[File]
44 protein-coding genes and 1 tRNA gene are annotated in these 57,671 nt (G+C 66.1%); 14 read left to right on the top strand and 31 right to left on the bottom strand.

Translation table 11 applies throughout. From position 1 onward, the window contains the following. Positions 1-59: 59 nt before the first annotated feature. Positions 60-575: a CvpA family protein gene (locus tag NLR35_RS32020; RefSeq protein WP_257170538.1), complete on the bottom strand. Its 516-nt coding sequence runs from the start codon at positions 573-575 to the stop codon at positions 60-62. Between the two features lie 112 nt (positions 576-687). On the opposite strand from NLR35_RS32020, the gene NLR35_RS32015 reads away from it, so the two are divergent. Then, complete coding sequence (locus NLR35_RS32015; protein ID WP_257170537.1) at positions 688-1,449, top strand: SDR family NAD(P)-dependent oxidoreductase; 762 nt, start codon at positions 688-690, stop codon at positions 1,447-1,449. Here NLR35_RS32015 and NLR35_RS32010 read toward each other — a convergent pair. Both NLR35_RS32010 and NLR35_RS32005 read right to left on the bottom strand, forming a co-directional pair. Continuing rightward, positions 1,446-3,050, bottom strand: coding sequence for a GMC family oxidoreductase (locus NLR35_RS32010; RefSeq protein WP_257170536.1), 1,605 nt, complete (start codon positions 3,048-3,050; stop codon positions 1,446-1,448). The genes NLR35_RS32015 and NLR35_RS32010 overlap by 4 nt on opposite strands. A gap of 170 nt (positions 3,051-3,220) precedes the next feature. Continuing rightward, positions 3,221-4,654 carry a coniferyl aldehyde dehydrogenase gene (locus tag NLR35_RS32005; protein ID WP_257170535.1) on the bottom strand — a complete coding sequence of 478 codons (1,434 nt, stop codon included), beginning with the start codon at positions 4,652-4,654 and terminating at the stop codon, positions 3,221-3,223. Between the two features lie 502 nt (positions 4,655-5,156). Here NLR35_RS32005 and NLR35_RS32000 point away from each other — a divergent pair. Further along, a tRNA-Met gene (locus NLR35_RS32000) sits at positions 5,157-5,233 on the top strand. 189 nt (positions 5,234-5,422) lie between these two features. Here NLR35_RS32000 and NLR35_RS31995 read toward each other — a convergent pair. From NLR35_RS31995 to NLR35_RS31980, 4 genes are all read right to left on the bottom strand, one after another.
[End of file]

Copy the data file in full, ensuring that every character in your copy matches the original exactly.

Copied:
44 protein-coding genes and 1 tRNA gene are annotated in these 57,671 nt (G+C 66.1%); 14 read left to right on the top strand and 31 right to left on the bottom strand.

Translation table 11 applies throughout. From position 1 onward, the window contains the following. Positions 1-59: 59 nt before the first annotated feature. Positions 60-575: a CvpA family protein gene (locus tag NLR35_RS32020; RefSeq protein WP_257170538.1), complete on the bottom strand. Its 516-nt coding sequence runs from the start codon at positions 573-575 to the stop codon at positions 60-62. Between the two features lie 112 nt (positions 576-687). On the opposite strand from NLR35_RS32020, the gene NLR35_RS32015 reads away from it, so the two are divergent. Then, complete coding sequence (locus NLR35_RS32015; protein ID WP_257170537.1) at positions 688-1,449, top strand: SDR family NAD(P)-dependent oxidoreductase; 762 nt, start codon at positions 688-690, stop codon at positions 1,447-1,449. Here NLR35_RS32015 and NLR35_RS32010 read toward each other — a convergent pair. Both NLR35_RS32010 and NLR35_RS32005 read right to left on the bottom strand, forming a co-directional pair. Continuing rightward, positions 1,446-3,050, bottom strand: coding sequence for a GMC family oxidoreductase (locus NLR35_RS32010; RefSeq protein WP_257170536.1), 1,605 nt, complete (start codon positions 3,048-3,050; stop codon positions 1,446-1,448). The genes NLR35_RS32015 and NLR35_RS32010 overlap by 4 nt on opposite strands. A gap of 170 nt (positions 3,051-3,220) precedes the next feature. Continuing rightward, positions 3,221-4,654 carry a coniferyl aldehyde dehydrogenase gene (locus tag NLR35_RS32005; protein ID WP_257170535.1) on the bottom strand — a complete coding sequence of 478 codons (1,434 nt, stop codon included), beginning with the start codon at positions 4,652-4,654 and terminating at the stop codon, positions 3,221-3,223. Between the two features lie 502 nt (positions 4,655-5,156). Here NLR35_RS32005 and NLR35_RS32000 point away from each other — a divergent pair. Further along, a tRNA-Met gene (locus NLR35_RS32000) sits at positions 5,157-5,233 on the top strand. 189 nt (positions 5,234-5,422) lie between these two features. Here NLR35_RS32000 and NLR35_RS31995 read toward each other — a convergent pair. From NLR35_RS31995 to NLR35_RS31980, 4 genes are all read right to left on the bottom strand, one after another.